A grassland is not often considered for a garden theme as many people often imagine it to be flat, featureless and unkempt barren land, with an endless spread of monochromatic grasses that look dismal in winter and are believed to attract ‘undesirables’ such as rodents and snakes.
But on the contrary, a typical African grassland is a riot of colour throughout the year and supports a wealth of wildlife. In addition to the magnificent and varied indigenous grasses, there are several plant species that grow naturally interspersed between the grasses. They vary in height, shape, colour and texture and will attract even more wildlife to your garden.
A grassland garden is an extremely rewarding, low-maintenance option. It can be implemented on flat or contoured ground and will tolerate most soil types. It merely requires a sunny area and, once established, will not need much water. Don’t forget to incorporate pathways so that you can explore the wonders of your garden. When choosing wild grasses, remember that ideally they should be those that occur naturally in your area. They will attract seed-eating birds and some species that will harvest the grasses for nesting material.
The following are some of the well-known and popular grasses that you can consider for your grassland-themed garden: snowflake grass Andropogon eucomis, Ngongoni three-awn Aristida junciformis, foxtail buffalo grass Cenchrus ciliaris, weeping anthericum Chlorophytum saundersiae, Eragrostis species, Melinus species, Guinea grass Panicum maximum, herringbone grass Pogonarthria squarrosa, broad-leaved bristle grass Setaria megaphylla, Stipa dregeana and red grass Themeda triandra.
You can always incorporate small trees or shrubs in a grassland garden. These can serve as focal points and will provide perches, dappled shade and possibly even food for wildlife. Again, preferably choose species that occur naturally in your environment.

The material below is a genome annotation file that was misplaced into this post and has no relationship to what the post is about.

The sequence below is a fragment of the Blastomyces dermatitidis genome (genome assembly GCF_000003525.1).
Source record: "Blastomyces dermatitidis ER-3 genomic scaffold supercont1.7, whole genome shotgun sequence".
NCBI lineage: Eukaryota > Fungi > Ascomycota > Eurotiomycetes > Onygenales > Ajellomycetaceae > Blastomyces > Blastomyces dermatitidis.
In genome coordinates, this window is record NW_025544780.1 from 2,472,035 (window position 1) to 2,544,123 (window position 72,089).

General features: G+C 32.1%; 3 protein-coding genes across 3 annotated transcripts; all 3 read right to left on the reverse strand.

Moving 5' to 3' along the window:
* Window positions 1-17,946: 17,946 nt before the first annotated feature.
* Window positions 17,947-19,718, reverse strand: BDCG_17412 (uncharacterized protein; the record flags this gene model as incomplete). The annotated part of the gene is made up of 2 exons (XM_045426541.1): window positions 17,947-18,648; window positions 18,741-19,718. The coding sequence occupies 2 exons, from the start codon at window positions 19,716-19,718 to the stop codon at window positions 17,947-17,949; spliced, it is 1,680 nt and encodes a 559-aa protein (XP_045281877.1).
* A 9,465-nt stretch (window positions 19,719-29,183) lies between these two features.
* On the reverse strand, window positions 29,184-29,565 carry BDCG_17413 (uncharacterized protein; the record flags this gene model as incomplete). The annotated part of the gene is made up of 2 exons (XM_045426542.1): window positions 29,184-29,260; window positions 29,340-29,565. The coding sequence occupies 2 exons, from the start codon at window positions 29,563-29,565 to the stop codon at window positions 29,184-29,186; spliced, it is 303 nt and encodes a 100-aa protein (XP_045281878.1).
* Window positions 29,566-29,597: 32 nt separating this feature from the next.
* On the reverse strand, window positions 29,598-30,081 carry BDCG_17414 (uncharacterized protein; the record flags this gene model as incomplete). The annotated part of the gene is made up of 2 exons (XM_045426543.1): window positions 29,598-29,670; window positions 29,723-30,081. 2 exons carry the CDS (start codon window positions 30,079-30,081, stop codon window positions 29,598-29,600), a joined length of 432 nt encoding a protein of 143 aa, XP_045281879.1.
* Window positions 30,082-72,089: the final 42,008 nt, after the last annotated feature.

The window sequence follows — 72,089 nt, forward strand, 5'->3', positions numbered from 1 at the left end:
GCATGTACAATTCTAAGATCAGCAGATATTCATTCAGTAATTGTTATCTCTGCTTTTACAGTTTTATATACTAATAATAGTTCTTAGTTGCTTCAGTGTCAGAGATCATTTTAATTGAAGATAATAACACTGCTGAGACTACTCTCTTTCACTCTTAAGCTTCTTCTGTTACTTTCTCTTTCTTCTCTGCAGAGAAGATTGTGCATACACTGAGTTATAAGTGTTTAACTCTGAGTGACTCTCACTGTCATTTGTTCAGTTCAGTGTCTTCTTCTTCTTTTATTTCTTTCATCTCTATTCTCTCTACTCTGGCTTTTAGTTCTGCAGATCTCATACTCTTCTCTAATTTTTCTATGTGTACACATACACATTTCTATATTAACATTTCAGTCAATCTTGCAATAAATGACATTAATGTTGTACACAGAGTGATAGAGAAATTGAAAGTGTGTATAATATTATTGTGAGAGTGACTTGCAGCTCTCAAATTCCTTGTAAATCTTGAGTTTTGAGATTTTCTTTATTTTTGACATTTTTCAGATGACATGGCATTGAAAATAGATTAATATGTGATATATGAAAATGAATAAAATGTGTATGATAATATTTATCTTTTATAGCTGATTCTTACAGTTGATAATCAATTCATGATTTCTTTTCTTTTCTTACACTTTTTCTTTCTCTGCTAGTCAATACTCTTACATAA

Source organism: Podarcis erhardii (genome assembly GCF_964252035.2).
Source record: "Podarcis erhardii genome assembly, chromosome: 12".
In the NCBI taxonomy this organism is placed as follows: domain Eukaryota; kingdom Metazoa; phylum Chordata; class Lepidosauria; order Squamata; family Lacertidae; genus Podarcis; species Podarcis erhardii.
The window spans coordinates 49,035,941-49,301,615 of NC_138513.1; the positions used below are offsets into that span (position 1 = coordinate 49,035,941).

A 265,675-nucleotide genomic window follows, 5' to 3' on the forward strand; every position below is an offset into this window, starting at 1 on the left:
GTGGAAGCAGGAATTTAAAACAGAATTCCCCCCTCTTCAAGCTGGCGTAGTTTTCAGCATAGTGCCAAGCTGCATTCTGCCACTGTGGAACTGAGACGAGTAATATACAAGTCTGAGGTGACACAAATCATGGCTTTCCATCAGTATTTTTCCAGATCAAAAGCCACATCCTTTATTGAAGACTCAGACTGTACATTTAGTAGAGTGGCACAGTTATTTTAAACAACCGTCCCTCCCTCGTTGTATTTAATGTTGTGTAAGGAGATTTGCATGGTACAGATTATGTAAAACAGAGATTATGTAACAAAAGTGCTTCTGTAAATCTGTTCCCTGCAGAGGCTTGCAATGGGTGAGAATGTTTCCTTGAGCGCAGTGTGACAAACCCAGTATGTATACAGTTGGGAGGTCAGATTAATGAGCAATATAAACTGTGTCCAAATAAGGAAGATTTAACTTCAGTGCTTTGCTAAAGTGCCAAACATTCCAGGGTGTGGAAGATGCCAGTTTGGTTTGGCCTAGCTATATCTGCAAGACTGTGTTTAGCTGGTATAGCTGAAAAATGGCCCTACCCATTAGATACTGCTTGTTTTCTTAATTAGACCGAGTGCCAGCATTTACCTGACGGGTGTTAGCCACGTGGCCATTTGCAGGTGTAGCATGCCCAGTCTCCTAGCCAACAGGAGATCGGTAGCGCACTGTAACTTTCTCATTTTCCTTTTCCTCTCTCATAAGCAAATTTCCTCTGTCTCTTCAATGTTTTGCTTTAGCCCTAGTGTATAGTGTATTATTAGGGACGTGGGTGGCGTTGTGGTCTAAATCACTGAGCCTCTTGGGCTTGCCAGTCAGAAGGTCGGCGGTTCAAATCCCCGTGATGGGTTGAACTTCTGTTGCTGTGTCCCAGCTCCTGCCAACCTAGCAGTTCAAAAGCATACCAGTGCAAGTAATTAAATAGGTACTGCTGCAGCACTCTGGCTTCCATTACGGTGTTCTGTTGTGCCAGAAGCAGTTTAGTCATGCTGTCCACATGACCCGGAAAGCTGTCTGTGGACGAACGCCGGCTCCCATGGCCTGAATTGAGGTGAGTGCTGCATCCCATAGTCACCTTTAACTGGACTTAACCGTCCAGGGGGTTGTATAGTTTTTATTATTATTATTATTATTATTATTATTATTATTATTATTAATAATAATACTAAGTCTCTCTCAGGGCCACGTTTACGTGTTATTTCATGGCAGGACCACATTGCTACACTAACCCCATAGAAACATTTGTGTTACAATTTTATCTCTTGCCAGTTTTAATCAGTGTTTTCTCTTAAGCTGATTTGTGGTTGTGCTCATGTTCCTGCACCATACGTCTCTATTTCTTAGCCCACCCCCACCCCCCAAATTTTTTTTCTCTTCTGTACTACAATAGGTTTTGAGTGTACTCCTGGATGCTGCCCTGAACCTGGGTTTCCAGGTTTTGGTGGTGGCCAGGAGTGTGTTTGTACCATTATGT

The following trees, shrubs and groundcovers will serve to enhance a grassland theme.
Natal bottlebrush (Greyia sutherlandii)
A deciduous shrub or small tree that in the wild occurs in montane grassland, the Natal bottlebrush can be grown in most frost-free gardens with well-drained soil. In spring, it produces sprays of dense clusters of nectar-rich, bright red flowers. The flowers attract many nectar-feeding birds, such as sunbirds and white-eyes.
Agapanthus (Agapanthus species)
This common perennial bulb is widely used in gardens throughout the world and gives a fantastic display when mass planted. In summer, the plants produce spectacular clusters of nectar-rich, blue or white flowers borne on long stalks.
Proteas (Protea species)
A range of protea species can be found in various regions. Their showy and long-lasting flowers attract a wealth of insects and birds.
Crane flower (Strelitzia reginae)
In nature found in rocky coastal grasslands, the iconic Strelitzia is a marvellous addition to a grassland garden. This large-leaved, evergreen plant produces unique and long-lasting waxy flowers throughout the year. Birds feed on the nectar and seeds, and gardeners should not be in a rush to remove the dead flower heads as these are often inhabited by tiny insects and spiders that may be hunted by birds.
Wild dagga (Leonotis leonurus)
A number of Leonotis species are commonly seen in grassland habitats. Leonotis leonurus, the most widely cultivated garden species, is fast growing and hardy and its bright orange or white flowers are clustered in tiers along upright branches. Nectivorous birds feast on these plants from late summer through to spring.
Red-hot pokers (Kniphofia species)
There are several species of red-hot poker (opposite, top) that occur in grasslands, with some preferring marshy or riverine habitats. They produce beautiful, torchlike, red, orange or yellow tubular flowers that are carried in dense clusters on tall spikes and attract a wide variety of nectar-feeding birds and insects. The flowering season varies depending on the species, but most bloom in summer.
Pineapple flowers (Eucomis species)
The large, pineapple-shaped flowers of Eucomis species provide a stunning display in natural grasslands. These deciduous bulbs produce large, strap-like leaves that in some species can grow to more than a metre in length. Plant them among your grasses for contrasting foliage and additional perches for birds.